Bee muses

This is an ongoing project to study and document the practices of master beekeepers in Africa – people who produce excellent yields of honey in a sustainable, environmentally appropriate manner using traditional or modern methods, or a combination of both.  We want to capture the innovations and creativity of African beekeepers. Indeed under local conditions our experience tells us that low-cost tools, indigenous knowledge and local materials are often superior to those “improved systems” based on modern hives and European-based methods.

The project is financed by contributions from individual benefactors, and is implemented by the ABRC team.

This 18-month project is identifying and working with exemplary Kenyan beekeepers and honey hunters (men and women) by focussing on which particular husbandry practices make them successful – describing the techniques, technologies, values and business skills that set them apart from the rest. (We will continue collecting and publishing these stories and lessons beyond the life of this project.)

Our findings (credited to the individuals themselves) are being written-up/filmed/recorded to provide lessons for improving beekeeping practice, focusing research needs and guiding development support to benefit others. The outputs will be in the form of audience-targeted materials: a book; Journal contributions; a series of films for use in trainings; a series of concepts for development and research projects; a series of off-prints; mass media (newspaper) articles (for the general public); and material for the ABRC website.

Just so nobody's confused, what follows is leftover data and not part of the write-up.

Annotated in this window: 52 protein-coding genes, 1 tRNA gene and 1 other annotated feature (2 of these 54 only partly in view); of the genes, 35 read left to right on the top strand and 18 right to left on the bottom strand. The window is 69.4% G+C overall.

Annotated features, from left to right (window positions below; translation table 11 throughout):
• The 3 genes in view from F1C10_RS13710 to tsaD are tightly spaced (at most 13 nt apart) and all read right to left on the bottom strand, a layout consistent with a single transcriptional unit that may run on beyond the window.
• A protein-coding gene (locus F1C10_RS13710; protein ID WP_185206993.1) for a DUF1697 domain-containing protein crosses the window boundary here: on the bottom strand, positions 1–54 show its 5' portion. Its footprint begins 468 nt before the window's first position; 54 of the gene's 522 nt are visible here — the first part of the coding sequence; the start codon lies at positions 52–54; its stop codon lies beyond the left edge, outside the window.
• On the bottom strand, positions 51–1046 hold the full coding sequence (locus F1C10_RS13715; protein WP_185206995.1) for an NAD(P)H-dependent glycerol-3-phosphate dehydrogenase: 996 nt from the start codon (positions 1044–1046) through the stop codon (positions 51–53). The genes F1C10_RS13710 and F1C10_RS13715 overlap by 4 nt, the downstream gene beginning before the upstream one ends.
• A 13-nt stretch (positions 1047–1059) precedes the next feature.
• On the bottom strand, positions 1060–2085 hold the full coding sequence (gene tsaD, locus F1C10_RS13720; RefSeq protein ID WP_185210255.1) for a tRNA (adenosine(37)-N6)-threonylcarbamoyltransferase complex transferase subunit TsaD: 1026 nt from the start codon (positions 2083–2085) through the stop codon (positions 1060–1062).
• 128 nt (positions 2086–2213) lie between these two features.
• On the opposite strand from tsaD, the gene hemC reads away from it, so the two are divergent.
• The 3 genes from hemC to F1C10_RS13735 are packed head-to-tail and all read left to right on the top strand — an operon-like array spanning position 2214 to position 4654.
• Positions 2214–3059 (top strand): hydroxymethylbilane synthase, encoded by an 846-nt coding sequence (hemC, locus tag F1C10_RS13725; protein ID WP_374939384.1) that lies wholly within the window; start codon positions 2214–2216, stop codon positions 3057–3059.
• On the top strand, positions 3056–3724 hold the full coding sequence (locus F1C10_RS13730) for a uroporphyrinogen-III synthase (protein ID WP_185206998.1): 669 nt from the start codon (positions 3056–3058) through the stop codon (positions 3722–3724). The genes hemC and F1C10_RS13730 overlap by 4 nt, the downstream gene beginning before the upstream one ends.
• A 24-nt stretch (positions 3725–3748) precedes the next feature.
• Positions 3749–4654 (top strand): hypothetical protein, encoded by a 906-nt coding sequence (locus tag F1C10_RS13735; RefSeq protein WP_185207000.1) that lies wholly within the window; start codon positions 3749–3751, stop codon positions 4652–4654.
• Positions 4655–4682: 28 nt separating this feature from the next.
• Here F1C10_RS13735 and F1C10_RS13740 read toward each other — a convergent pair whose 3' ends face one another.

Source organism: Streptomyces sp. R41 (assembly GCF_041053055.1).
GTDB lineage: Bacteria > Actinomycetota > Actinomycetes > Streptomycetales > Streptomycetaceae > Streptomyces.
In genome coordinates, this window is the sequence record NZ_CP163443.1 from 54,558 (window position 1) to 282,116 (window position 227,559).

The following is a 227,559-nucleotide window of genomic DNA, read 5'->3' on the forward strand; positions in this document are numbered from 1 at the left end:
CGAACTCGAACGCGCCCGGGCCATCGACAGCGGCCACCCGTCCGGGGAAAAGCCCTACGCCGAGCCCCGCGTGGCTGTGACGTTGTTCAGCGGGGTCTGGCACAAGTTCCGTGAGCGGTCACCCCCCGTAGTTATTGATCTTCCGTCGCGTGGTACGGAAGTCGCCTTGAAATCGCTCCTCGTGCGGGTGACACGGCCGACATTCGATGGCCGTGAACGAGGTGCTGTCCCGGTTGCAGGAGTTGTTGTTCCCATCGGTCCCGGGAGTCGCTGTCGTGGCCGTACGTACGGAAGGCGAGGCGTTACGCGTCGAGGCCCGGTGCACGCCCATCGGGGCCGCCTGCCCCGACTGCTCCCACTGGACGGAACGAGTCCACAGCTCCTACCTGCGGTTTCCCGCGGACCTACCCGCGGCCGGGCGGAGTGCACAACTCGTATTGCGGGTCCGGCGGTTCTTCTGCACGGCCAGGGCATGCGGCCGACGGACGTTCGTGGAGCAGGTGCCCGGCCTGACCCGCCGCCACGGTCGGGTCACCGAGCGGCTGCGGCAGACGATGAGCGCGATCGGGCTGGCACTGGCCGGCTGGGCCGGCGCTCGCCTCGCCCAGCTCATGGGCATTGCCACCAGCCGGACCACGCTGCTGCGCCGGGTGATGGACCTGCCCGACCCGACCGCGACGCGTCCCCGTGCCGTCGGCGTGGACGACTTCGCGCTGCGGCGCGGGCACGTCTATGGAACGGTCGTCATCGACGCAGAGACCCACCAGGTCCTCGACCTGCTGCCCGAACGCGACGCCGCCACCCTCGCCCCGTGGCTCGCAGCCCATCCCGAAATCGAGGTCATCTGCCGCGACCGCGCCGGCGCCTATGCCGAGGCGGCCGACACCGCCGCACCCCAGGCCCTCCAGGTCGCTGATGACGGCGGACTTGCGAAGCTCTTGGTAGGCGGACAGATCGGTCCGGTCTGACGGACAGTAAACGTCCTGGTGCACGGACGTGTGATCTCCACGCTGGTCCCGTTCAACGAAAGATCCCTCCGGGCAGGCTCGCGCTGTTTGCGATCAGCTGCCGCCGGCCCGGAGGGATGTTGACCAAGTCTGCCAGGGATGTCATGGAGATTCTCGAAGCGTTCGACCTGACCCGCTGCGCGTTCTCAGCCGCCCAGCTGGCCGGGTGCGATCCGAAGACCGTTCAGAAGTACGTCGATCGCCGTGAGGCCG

These knowledge products will also provide case-studies for influencing development practitioners and donors. They will generate basic principles for improving African bee husbandry – redressing the many misguided technology-transfer approaches that have failed to date.

Furthermore, locally appropriate bee husbandry systems are needed across the continent – with other races of bees, in different ecological zones and in other socio-cultural and economic environments. “Bee muses” will not only refine ideas on which beekeeping systems are best for Eastern Africa, but will also demonstrate how local knowledge can be collected, assessed and used elsewhere.  Both the outputs of the project, and processes we are using to identify these skills, will be valuable.

If you would like know more about this project, or would like to support this research, please get in touch with us.

Box Hives:  Mr. Andrew Makau, a small scale farmer from Nakuru with his innovative box hive beekeeping system
Box Hives: Mr. Andrew Makau, a small scale farmer from Nakuru with his innovative box hive beekeeping system
A traditional log hive with a queen excluder fitted.
A traditional log hive with a queen excluder fitted.
Pot hive
Innovation: A pot hive with a honey super on top

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